As if they emerged directly from the earth, the blocks photographed by Diestro outside Tehran evoke apocalyptic landscapes that question the way in which we must face the growth of the urban population.
Focussing on the threshold from landscape to city, the work of Manuel Álvarez Diestro (Santander, 1972) proposes to think about the place humans occupy on the territory, documenting the negative impact of their activity but also the beauty underlying the transformed environment. Along the same line of other projects developed by the photographer in large metropolises like Cairo, Doha, and Beirut, the series ‘New Landscapes of Iran’ is devoted to the urban developments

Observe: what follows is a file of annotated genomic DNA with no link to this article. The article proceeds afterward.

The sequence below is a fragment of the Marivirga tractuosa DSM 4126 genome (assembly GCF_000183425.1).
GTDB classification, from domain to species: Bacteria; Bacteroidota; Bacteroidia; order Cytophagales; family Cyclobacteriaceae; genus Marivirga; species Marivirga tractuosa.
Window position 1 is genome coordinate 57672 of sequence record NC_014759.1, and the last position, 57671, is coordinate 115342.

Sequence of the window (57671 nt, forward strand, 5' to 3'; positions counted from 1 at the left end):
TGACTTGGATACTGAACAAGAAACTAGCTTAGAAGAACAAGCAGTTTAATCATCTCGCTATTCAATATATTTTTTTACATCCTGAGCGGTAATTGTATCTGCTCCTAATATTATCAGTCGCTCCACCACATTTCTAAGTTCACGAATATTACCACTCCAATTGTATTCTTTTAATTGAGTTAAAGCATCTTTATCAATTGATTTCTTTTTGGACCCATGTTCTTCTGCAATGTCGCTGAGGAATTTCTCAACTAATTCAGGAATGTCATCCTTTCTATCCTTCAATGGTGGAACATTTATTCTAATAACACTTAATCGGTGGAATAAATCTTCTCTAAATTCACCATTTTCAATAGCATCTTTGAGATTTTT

sprouting on the outskirts of Tehran, reflecting how these new cities are aggressively conquering the desert. The radical juxtaposition of construction and territory makes the buildings look like mock-ups lying on a wavy blanket so uniform that it decontextualizes the whole ensemble. Aspects like the continuity or capacity for organic growth, which have traditionally characterized Irani cities, are threatened by the non-descript constructions that colonize their outskirts.
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